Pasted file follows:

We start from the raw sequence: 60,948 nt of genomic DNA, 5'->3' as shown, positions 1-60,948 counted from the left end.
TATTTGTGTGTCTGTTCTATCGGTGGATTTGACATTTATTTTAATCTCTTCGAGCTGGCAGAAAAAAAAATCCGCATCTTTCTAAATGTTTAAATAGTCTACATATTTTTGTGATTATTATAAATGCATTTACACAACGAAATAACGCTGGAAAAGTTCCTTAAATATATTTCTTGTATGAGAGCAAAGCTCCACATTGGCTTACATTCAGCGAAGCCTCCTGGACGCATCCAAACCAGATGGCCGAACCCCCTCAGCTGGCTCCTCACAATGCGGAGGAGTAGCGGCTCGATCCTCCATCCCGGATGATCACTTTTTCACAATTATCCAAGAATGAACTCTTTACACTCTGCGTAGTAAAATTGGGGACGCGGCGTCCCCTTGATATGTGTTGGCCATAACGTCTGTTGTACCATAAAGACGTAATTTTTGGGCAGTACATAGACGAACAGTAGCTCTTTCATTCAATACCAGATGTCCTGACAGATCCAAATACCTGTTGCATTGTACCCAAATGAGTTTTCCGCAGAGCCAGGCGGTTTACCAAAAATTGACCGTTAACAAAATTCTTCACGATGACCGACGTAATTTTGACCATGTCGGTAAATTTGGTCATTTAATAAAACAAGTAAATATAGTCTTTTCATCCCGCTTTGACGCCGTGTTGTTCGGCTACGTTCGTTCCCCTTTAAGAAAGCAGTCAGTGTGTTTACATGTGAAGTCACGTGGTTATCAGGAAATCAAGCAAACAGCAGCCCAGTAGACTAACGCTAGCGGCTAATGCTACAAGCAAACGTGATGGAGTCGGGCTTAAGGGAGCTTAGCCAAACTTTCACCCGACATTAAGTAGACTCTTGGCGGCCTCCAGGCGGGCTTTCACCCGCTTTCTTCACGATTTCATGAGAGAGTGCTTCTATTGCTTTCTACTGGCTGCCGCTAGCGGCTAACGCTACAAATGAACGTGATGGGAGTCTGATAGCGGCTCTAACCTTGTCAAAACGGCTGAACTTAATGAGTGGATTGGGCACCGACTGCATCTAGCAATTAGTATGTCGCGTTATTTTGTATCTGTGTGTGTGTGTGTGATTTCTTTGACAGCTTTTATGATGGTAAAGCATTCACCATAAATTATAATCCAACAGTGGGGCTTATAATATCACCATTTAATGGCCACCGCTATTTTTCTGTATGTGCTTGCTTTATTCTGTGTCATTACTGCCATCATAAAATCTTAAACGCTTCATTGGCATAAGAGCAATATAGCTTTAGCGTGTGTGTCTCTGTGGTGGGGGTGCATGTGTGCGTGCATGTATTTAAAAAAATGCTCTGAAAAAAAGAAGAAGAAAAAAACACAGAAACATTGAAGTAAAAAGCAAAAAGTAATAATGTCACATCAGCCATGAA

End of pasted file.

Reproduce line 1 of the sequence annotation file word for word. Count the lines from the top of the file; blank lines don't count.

We start from the raw sequence: 60,948 nt of genomic DNA, 5'->3' as shown, positions 1-60,948 counted from the left end.